"As the JVM is the only target for Groovy, the entire Groovy community is the JVM community. This obviously has some significant advantages for people looking to deploy on the JVM. It also seems to be picking up a lot of mind-share as the defacto 'Java Scripting Language', which is helping that community."

Of course any such assessment is to some extent subjective. It is also very much fixed in time - for example the increased activity around Jython, further bolstered by Sun's recent hiring of Frank Wierzbicki and Ted Leung to their team, should improve Jython's web framework status in future. Jensen's post does though provide a useful starting point and set of base criteria for architects or developers facing a similar decision.

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IMO by Shahzad Ismail

This is going to be the same sh*tty race as that of Java Web Frameworks at the launch of JSF.
Meaning: there'll be no clear winners and all the consultants, in order to mint money, will conclude that each JVM lang is tailored for some specific need.

IMO, the end result will be that there'll be no Java replacement lang and Java's life will be extended for further 10 years, as happened to classic struts framework.

This will be highly detrimental for the whole damn software industry.

Rails on jruby is not a "port" by Michael Neale

It is just rails. And JRuby is just ruby.

Re: IMO by Matt Raible

Would the software industry be better off with a lack of choice?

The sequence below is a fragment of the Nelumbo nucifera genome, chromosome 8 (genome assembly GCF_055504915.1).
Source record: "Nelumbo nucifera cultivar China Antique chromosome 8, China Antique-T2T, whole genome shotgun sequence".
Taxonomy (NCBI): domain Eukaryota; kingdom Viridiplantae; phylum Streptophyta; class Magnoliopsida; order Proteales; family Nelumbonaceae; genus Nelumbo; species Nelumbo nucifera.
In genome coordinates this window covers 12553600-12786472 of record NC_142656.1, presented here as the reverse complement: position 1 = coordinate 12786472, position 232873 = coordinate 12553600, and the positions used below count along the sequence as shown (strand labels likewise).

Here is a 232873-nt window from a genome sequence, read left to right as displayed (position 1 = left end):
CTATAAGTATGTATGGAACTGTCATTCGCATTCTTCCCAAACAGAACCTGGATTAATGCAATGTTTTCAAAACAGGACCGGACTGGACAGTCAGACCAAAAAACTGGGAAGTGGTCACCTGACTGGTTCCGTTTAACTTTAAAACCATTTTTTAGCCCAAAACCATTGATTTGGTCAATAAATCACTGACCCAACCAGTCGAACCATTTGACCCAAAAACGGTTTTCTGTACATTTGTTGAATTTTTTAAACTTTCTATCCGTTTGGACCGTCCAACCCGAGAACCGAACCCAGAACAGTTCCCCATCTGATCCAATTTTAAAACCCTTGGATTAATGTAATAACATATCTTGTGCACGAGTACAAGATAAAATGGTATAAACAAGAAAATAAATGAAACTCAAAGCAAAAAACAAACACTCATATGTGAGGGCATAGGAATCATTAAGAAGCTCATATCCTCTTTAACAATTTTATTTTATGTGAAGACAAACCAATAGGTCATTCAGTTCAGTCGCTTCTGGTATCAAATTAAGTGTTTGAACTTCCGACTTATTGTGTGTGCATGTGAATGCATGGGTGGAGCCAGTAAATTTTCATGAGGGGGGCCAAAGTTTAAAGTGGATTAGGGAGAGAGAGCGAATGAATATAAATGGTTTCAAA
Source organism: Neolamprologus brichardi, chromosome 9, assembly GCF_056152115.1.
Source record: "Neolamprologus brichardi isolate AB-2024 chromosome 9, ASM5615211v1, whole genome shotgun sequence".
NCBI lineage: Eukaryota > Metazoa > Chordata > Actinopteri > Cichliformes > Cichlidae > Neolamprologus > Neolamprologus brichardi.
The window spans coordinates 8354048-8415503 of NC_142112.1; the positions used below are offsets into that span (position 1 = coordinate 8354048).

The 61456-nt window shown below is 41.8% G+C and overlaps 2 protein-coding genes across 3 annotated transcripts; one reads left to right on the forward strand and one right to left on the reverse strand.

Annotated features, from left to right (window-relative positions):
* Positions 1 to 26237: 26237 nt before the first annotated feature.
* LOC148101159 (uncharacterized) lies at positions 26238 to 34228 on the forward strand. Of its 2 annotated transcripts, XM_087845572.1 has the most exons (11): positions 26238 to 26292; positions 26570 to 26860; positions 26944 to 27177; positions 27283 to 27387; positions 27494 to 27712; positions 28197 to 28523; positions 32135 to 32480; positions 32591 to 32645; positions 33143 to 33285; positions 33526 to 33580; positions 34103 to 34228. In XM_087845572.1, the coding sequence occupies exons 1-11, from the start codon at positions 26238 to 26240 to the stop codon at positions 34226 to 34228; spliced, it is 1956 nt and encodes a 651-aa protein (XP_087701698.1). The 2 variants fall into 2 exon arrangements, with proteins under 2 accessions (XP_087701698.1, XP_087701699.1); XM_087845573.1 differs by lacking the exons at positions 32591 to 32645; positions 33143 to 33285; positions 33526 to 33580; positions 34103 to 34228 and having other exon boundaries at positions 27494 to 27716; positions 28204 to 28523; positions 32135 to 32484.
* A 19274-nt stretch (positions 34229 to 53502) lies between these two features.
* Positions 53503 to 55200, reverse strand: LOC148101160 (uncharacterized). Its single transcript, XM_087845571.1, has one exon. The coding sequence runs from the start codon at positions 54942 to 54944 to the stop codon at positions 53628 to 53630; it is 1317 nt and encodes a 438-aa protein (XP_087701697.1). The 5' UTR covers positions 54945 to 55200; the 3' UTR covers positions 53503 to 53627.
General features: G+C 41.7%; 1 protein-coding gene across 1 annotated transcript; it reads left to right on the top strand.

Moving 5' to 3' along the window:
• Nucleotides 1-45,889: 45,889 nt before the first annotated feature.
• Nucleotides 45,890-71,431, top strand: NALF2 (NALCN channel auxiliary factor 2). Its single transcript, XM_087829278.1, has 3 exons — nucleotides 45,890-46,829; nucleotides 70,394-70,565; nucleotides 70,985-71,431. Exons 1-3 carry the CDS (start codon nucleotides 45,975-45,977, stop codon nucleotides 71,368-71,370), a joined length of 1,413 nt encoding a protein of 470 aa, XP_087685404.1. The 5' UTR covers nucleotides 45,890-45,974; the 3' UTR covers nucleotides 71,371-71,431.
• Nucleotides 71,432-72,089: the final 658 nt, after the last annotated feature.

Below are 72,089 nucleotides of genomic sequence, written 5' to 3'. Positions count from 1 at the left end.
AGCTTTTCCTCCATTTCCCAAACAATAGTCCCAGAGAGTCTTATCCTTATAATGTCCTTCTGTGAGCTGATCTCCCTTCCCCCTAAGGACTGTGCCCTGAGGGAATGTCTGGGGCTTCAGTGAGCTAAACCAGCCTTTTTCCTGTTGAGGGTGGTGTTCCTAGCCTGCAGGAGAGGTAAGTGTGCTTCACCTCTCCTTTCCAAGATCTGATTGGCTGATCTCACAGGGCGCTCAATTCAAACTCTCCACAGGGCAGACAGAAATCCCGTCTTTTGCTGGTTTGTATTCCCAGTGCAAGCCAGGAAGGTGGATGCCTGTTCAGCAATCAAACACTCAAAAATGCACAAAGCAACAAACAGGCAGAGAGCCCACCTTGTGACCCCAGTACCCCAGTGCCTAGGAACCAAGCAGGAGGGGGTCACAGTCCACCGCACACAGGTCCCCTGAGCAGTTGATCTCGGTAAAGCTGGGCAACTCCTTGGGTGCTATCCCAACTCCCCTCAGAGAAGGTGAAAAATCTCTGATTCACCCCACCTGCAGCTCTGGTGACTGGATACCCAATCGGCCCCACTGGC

Sun Loves Jython Too by Zeev B

Sun just hired two key developers that work on Python and Jython. You can read all about it at Tim Bray's blog. This will undoubtedly promote Jython's state and add proper Python/Jython support in NetBeans.
As for Python web frameworks on the JVM see : www.infoq.com/news/2008/01/django_on_jython

Performance by Arash Bizhanzadeh

It is really interesting that the performance left out from the review, I think one of the most important factors in dynamic languages on JVM, is their performance. And AFAIK all of them sucks; but the question is which one sucks less?

Re: Performance by Jon Chase

I actually just did a micro-benchmark (completely unscientific) of some Java vs. Groovy code parsing XML. Conclusiong: Groovy was slower to execute but quicker to write:).

www.juliesoft.com/blog/jon/index.php/2008/03/10...

Jon

A few thoughts by Travis Jensen

As the original author, I've been surprised by the reaction this post has gotten. To reply to some of the comments here:

@Neale: Of course, you are right. I put it in the "port" category for the same reason I would many of the Python libraries for Jython. Many libraries in Ruby have components written in C that will not work in JRuby.

@Zeev: Personally, this was the most exciting news I've heard this year. I love Python and am looking forward to it getting more love on the JVM. PyPy is also doing very interesting stuff with its ability to target the JVM.

@Performance: I didn't do anything with performance because I didn't feel I would be able to extract any meaningful data. I did look through The Computer Language Benchmark Game, but I didn't feel that was representational of the web applications we'd be using it for. We also feel similar to the Python/Ruby communities' use of C, in that, if we see performance problems, we'll look at those as areas to re-write in Java.